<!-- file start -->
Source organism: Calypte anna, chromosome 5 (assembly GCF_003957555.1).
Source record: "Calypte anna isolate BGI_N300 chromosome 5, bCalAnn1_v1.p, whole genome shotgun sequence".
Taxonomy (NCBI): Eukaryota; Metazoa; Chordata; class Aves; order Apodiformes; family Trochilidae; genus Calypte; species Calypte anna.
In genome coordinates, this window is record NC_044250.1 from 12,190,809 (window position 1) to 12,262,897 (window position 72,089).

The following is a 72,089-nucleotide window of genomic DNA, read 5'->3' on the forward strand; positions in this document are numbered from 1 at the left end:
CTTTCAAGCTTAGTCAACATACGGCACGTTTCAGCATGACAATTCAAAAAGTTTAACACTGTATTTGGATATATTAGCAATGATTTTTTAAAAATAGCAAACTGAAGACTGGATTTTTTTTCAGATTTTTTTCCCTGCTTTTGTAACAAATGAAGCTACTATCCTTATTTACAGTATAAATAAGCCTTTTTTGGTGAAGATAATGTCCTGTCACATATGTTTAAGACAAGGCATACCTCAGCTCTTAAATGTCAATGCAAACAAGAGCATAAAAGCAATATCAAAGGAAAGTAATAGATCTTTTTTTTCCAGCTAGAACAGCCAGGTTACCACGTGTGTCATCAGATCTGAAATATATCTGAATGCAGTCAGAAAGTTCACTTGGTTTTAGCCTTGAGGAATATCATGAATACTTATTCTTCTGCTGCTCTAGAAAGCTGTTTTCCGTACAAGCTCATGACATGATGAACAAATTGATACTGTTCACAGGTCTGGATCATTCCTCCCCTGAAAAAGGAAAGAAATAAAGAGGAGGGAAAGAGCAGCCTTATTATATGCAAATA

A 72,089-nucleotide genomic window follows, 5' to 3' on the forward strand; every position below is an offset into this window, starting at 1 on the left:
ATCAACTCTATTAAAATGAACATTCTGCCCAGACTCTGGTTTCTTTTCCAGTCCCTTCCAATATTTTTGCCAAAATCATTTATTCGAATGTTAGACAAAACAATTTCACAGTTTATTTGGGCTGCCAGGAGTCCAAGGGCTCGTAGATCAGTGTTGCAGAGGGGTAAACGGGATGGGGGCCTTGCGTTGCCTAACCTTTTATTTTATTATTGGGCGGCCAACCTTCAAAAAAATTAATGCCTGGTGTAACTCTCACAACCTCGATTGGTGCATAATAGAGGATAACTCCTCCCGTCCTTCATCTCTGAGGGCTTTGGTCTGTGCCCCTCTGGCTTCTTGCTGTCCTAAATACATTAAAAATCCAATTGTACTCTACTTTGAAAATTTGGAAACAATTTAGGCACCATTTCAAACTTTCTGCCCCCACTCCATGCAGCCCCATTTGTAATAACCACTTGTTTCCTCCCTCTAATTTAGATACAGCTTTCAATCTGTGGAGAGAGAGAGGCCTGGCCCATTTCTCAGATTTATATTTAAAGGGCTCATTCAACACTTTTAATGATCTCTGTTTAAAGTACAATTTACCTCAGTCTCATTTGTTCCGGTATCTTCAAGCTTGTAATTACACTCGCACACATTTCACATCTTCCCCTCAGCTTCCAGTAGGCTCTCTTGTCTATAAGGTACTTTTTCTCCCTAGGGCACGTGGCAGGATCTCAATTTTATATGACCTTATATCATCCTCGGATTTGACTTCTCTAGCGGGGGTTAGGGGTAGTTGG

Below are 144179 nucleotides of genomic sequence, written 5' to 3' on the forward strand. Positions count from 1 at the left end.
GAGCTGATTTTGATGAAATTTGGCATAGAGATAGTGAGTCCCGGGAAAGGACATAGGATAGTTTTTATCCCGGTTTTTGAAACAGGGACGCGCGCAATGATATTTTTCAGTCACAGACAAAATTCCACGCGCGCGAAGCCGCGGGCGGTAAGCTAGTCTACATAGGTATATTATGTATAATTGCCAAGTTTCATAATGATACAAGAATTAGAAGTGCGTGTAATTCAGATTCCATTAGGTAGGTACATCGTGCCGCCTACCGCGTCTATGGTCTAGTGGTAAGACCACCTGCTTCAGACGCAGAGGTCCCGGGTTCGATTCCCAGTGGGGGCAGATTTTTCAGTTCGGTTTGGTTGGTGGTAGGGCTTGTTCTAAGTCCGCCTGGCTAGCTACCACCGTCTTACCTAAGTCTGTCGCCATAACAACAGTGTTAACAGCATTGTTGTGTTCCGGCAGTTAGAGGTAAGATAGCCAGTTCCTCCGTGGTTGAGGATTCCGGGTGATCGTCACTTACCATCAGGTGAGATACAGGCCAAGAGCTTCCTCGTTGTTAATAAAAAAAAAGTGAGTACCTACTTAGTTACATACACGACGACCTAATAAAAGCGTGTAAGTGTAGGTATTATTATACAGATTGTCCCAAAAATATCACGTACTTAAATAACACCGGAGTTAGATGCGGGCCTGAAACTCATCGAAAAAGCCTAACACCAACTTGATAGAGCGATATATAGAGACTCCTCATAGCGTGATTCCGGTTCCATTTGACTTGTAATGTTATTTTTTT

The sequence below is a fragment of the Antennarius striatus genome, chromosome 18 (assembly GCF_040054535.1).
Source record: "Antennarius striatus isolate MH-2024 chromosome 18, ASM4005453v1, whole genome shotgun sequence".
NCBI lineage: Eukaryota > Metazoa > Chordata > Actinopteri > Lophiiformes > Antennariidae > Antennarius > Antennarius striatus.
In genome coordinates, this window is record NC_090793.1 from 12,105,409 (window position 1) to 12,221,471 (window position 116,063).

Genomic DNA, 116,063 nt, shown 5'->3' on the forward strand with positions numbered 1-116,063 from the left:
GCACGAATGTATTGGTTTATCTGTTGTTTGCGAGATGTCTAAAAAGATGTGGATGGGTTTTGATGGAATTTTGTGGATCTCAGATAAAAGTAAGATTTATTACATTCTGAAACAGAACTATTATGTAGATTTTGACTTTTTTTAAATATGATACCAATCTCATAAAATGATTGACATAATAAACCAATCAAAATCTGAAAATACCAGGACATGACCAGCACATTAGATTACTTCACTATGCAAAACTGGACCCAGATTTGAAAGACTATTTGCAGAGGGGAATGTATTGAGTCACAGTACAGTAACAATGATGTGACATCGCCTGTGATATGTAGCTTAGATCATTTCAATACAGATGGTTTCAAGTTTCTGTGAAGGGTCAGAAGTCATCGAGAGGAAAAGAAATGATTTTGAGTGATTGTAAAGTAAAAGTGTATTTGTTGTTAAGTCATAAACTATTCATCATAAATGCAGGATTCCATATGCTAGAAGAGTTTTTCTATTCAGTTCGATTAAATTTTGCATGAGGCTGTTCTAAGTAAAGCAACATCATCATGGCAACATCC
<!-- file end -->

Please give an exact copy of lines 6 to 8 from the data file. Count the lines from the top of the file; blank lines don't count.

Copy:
CTTTCAAGCTTAGTCAACATACGGCACGTTTCAGCATGACAATTCAAAAAGTTTAACACTGTATTTGGATATATTAGCAATGATTTTTTAAAAATAGCAAACTGAAGACTGGATTTTTTTTCAGATTTTTTTCCCTGCTTTTGTAACAAATGAAGCTACTATCCTTATTTACAGTATAAATAAGCCTTTTTTGGTGAAGATAATGTCCTGTCACATATGTTTAAGACAAGGCATACCTCAGCTCTTAAATGTCAATGCAAACAAGAGCATAAAAGCAATATCAAAGGAAAGTAATAGATCTTTTTTTTCCAGCTAGAACAGCCAGGTTACCACGTGTGTCATCAGATCTGAAATATATCTGAATGCAGTCAGAAAGTTCACTTGGTTTTAGCCTTGAGGAATATCATGAATACTTATTCTTCTGCTGCTCTAGAAAGCTGTTTTCCGTACAAGCTCATGACATGATGAACAAATTGATACTGTTCACAGGTCTGGATCATTCCTCCCCTGAAAAAGGAAAGAAATAAAGAGGAGGGAAAGAGCAGCCTTATTATATGCAAATA

A 72,089-nucleotide genomic window follows, 5' to 3' on the forward strand; every position below is an offset into this window, starting at 1 on the left:
ATCAACTCTATTAAAATGAACATTCTGCCCAGACTCTGGTTTCTTTTCCAGTCCCTTCCAATATTTTTGCCAAAATCATTTATTCGAATGTTAGACAAAACAATTTCACAGTTTATTTGGGCTGCCAGGAGTCCAAGGGCTCGTAGATCAGTGTTGCAGAGGGGTAAACGGGATGGGGGCCTTGCGTTGCCTAACCTTTTATTTTATTATTGGGCGGCCAACCTTCAAAAAAATTAATGCCTGGTGTAACTCTCACAACCTCGATTGGTGCATAATAGAGGATAACTCCTCCCGTCCTTCATCTCTGAGGGCTTTGGTCTGTGCCCCTCTGGCTTCTTGCTGTCCTAAATACATTAAAAATCCAATTGTACTCTACTTTGAAAATTTGGAAACAATTTAGGCACCATTTCAAACTTTCTGCCCCCACTCCATGCAGCCCCATTTGTAATAACCACTTGTTTCCTCCCTCTAATTTAGATACAGCTTTCAATCTGTGGAGAGAGAGAGGCCTGGCCCATTTCTCAGATTTATATTTAAAGGGCTCATTCAACACTTTTAATGATCTCTGTTTAAAGTACAATTTACCTCAGTCTCATTTGTTCCGGTATCTTCAAGCTTGTAATTACACTCGCACACATTTCACATCTTCCCCTCAGCTTCCAGTAGGCTCTCTTGTCTATAAGGTACTTTTTCTCCCTAGGGCACGTGGCAGGATCTCAATTTTATATGACCTTATATCATCCTCGGATTTGACTTCTCTAGCGGGGGTTAGGGGTAGTTGG